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Two-Shot Molding | A Competitive Advantage for Your Products

10.22.2021 Posted in: Blog
HOME/Latest News/Blog/Two-Shot Molding | A Competitive Advantage for Your Products

Using Two-Shot Molding as a Competitive Advantage for Your Products

Rogan 2 Shot Infographic

If you’ve ever held a power drill with an ergonomic handle or used a plastic toothbrush with a colorful rubber grip, then you’ve likely come in contact with a product manufactured through the two-shot injection molding process.

Rogan Corporation has been utilizing two-shot molding since 1982, beginning with a unique line of instrument knobs, and over time added two-shot clamping knobs, adjustable clamping levers and handles. Since that time, many companies have adopted this process in a multitude of products due to the many advantages provided by the two-shot process.

So, what is two-shot molding? This process uses a single plastic molding machine, specially made to inject two materials sequentially, or one on top of the other. It is like having two molds together side-by-side in one machine. Parts are molded in one half of the mold (the first shot) before the mold rotates, lining up the molded parts with a second mold and injection unit. The second material (second shot) is then molded over or around the first shot. In the case of our products, the materials form a molecular bond with each other. If the materials being used do not bond, then mechanical joining features can be designed in to make the part more structurally sound. The plastics can be different colors, made of hard or soft material (measured by durometer) or have different properties altogether.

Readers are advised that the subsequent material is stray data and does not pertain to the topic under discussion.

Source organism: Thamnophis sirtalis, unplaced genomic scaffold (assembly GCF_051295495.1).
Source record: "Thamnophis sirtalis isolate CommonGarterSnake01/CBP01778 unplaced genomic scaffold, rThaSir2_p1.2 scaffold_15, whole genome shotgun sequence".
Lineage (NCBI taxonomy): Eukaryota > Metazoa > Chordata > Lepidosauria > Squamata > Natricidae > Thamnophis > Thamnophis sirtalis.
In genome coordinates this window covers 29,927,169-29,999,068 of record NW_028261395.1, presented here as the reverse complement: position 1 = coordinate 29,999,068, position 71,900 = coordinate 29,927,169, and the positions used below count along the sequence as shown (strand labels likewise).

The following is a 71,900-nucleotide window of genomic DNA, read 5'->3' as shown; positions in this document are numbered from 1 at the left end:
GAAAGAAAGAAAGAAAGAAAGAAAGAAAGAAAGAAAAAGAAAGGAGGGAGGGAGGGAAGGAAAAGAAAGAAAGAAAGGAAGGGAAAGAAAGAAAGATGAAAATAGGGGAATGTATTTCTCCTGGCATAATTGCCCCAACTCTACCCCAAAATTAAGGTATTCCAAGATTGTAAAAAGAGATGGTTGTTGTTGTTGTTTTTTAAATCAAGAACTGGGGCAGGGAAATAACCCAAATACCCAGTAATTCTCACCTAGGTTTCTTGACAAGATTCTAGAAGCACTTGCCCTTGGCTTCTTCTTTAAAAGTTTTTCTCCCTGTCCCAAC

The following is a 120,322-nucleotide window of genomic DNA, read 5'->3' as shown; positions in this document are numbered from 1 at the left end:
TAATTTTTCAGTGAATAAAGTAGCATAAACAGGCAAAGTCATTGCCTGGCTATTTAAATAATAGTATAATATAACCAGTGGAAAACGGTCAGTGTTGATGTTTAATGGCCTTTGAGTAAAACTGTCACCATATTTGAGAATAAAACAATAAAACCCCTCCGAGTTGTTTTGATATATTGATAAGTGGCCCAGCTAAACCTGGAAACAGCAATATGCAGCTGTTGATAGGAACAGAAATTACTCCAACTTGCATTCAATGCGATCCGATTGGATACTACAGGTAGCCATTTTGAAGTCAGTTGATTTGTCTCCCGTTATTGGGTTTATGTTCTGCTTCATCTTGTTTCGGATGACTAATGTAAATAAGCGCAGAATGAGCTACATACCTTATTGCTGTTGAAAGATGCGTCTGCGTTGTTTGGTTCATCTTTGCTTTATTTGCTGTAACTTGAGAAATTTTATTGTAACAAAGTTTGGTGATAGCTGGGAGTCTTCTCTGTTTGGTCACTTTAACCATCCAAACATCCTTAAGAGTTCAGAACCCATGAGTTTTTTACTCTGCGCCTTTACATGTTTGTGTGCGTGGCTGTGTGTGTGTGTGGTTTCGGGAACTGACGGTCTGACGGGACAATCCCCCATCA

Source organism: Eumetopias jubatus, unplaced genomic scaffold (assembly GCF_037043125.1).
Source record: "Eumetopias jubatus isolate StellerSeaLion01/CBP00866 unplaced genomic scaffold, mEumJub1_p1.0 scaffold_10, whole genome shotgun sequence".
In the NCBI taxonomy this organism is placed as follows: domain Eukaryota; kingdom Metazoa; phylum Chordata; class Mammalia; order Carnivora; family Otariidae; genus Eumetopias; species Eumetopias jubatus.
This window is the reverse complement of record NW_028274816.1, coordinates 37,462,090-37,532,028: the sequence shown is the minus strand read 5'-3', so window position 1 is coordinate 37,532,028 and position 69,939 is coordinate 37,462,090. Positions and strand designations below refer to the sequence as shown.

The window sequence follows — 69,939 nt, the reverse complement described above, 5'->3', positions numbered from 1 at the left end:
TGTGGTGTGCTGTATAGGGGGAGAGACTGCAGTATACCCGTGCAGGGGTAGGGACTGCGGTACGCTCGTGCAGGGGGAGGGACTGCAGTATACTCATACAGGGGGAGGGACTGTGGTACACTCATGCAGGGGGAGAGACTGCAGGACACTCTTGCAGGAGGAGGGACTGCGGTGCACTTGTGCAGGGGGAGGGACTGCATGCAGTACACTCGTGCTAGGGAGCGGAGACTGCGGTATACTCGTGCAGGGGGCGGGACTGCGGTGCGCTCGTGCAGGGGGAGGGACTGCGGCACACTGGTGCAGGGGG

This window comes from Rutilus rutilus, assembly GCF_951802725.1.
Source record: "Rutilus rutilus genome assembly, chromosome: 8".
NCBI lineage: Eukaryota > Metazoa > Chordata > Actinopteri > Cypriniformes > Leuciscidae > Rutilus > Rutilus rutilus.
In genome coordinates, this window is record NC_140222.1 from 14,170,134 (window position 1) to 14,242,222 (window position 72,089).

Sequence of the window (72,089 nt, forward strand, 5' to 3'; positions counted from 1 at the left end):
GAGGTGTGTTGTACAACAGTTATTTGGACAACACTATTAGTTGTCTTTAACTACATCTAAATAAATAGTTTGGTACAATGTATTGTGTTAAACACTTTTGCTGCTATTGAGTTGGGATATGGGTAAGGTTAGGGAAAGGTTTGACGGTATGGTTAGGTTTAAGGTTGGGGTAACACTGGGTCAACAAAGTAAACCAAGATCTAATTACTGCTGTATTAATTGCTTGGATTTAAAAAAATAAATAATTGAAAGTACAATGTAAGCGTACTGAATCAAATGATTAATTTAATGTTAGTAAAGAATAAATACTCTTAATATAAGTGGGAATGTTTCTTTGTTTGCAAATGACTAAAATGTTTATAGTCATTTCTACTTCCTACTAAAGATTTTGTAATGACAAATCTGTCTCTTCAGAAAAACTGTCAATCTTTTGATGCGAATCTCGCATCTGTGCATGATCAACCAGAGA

When the part comes out of the machine, it is complete and ready to use. There are many benefits that designers obtain by creating a part using the two-shot process. These include:

  • Molding a hard plastic first shot with a soft rubber second shot to provide a soft touch grip. This process was a game changer for knobs.